Wow. Patagonia shows some real courage to stand up for what they believe is the right thing for the greater collective. They just gained a new customer for life. I am sending this blog to all my friends. Great coverage of this Marc. We need more companies to stand up and do the same and have faith that the majority of consumers if given the option woud much rather do the right thing. The key is to give them the option.
    Thanks to Patagonia. Great job…Very inspiring.

  2. Ed Maibach says

    One small anecdote to support your claim about “the best retail ad, ever”: When my wife saw the ad in the paper Friday morning, she called me into the room. We talked about the ad, the company, and the deeper meaning. And both of us came away from the conversation with a sense of belief that at least one company really does stand for something. A powerful ad indeed.

  3. Joe Starinchak says

    This ad is just the tip of the iceberg for Patagonia. Working closely with them on multiple levels, this company defines leadership in everything it does. Truly amazing, so this ad is no surprise.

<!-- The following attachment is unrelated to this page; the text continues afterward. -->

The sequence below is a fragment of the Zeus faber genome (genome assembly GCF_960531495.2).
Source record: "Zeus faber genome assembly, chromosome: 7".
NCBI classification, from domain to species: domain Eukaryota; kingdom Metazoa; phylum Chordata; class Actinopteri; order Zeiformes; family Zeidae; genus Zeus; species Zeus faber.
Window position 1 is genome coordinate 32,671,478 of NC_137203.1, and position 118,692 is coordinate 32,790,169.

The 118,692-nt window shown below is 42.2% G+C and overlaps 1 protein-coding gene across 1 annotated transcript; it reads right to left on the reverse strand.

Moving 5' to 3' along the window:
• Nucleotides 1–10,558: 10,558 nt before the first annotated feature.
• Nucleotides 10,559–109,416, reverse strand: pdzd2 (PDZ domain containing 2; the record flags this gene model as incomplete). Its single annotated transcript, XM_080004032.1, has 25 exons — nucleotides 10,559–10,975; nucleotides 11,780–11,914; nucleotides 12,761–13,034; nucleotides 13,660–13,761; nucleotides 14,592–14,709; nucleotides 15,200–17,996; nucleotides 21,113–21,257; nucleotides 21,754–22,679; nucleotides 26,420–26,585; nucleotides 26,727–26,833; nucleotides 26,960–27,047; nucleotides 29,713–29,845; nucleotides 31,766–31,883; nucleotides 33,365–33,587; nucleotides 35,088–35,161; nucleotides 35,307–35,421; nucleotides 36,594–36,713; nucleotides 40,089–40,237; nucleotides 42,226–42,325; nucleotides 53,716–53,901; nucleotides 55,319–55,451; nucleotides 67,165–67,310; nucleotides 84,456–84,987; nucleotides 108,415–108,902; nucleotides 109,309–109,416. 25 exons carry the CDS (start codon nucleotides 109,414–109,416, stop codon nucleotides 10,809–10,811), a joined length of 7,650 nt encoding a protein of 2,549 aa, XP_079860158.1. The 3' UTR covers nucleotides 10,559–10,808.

4. Emily says

    I think there is something inherently wrong with buying stuff. That’s what they’re saying. Every single meaningless item that we purchase has an impact far greater than that end product from manufacturing waste up stream, to energy use, to water use. My resolution for 2012 is to purchase no new clothes and drastically reduce the other goods I buy. At a certain point the economy will have to be sacrificed for the environment, and I would choose the latter any day.

  5. says

    The ad isn’t just great fodder for adult conversation, it also opened the doors for a conversation with our children about mindful consumption. That, and the pepper spray incident in LA amounted to a significant teachable moment over the weekend!

  6. says

    Actually, Patagonia wasnt the first to come up with this. The socially and environmentally conscious fashion house, comme il faut, (disclosure: my client) ran a campaign a couple of years ago called Buy Less. You can see the campaign here :
    (you might need to translate the page!) or take a look at a presentation of this company’s initiatives in English including the Buy Less campaign here (slide 28)


    • Jack says

      Elaine…Patagonia did a “Don’t Buy This Shirt” ad/article many years ago with a similar message. Read a bit about the history of the company and you will find that their environmental ethic is strong and consistant.

  7. says